Kids Dry Climate Edibles

Families that would like to plant food in their landscape, but live in a dry climate, like California or Arizona, can choose from a variety of fruit trees, plants, and vines that are drought tolerant and long living to plant around their home.

Globe Artichokes grow well in dry climates and have naturalized in the Californian coastal foothills; they are outstanding in the landscape with a gorgeous purple bloom that comes out of the immature bud that we eat. Dragon fruit, in the pictures above and below, is a cactus vine that can be grown in frost free coastal conditions and has highly ornamental flowers that yield large white sweet fruit and grows quickly in sheltered yards and gardens.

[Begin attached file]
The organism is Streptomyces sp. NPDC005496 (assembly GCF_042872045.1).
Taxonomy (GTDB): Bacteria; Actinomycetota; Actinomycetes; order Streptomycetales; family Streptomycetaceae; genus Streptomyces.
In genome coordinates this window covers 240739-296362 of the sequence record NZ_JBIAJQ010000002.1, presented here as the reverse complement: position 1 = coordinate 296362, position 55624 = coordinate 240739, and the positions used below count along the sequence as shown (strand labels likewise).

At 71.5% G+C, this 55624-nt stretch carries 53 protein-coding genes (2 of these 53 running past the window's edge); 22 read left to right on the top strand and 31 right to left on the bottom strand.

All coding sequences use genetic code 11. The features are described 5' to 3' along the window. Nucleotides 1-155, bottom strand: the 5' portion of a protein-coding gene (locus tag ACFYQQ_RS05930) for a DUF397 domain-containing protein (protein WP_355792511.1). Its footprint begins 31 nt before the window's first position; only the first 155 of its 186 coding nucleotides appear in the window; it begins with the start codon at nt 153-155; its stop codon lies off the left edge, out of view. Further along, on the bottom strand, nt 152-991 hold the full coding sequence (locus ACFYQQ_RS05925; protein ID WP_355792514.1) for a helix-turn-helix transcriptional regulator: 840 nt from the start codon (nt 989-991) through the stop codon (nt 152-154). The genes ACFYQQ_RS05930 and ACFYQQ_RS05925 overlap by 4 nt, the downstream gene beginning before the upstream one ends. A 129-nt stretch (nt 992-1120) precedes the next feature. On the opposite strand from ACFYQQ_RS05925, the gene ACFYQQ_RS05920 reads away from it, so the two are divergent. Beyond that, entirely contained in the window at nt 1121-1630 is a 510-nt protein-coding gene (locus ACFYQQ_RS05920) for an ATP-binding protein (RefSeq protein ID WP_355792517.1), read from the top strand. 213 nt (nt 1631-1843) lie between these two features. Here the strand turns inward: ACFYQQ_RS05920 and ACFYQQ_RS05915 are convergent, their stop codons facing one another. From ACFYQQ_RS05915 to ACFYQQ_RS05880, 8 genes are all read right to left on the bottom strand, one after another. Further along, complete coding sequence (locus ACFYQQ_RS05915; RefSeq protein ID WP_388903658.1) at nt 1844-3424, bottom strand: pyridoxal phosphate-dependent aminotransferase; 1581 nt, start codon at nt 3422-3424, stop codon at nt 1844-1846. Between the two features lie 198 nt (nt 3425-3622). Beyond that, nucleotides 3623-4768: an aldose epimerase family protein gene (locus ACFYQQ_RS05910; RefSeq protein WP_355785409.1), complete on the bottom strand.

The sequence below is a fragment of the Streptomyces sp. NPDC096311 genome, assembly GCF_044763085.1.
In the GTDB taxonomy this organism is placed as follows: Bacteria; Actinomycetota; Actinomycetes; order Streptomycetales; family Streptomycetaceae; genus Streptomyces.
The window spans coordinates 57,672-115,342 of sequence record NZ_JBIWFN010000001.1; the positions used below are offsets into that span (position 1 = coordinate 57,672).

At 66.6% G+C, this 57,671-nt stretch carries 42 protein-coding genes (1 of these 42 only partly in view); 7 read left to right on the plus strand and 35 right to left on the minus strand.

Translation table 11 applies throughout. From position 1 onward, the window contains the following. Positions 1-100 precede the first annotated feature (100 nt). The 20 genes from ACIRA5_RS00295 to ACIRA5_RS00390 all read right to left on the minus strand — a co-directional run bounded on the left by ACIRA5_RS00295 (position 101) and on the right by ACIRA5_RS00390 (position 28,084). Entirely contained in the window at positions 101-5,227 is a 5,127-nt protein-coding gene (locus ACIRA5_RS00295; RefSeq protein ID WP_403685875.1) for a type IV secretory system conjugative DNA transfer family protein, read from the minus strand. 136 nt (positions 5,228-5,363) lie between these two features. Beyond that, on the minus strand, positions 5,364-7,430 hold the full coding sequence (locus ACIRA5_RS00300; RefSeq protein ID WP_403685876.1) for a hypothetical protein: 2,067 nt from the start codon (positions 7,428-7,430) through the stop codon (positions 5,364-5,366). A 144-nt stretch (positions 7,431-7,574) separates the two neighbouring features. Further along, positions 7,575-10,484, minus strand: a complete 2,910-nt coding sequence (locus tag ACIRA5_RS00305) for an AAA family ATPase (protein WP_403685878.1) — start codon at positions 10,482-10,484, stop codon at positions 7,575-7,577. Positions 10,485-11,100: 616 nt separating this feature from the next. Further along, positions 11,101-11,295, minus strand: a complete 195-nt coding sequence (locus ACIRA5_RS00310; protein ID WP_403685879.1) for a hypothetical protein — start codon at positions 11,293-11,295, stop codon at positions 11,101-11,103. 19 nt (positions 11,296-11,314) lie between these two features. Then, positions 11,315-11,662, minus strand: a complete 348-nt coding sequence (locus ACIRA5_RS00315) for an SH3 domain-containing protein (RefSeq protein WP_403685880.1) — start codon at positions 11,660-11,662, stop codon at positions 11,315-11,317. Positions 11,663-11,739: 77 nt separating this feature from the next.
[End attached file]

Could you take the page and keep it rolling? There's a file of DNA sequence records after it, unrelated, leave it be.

Fig trees prefer dry, warm climates, provide shade, and yield fruit sometimes twice a year; they grow in well drained full sun locations and dwarf varieties grow well in containers. Olive trees are long living and drought resistant and provide fruit for decades; they should be placed where the fruit won’t stain paving or patios. Pomegranate trees are self fruiting and like late summer heat and dry climates; they grow 8 to 15 feet high with multiple trunks. 

Thompson seedless grapes were discovered in the dry climate near Sacramento. Grapevines grown on arbors offer shade, can withstand hot seasons, and provide abundant fruit each year. Another cactus fruit, Prickly Pears, are the most drought resistant of all garden plants with abundant large fruits; they have been harvested in Mexico for centuries and were planted at the Californian missions where they continue to bloom every spring. All the above mentioned food sources add visual interest and shade to the landscape without extra irrigation.

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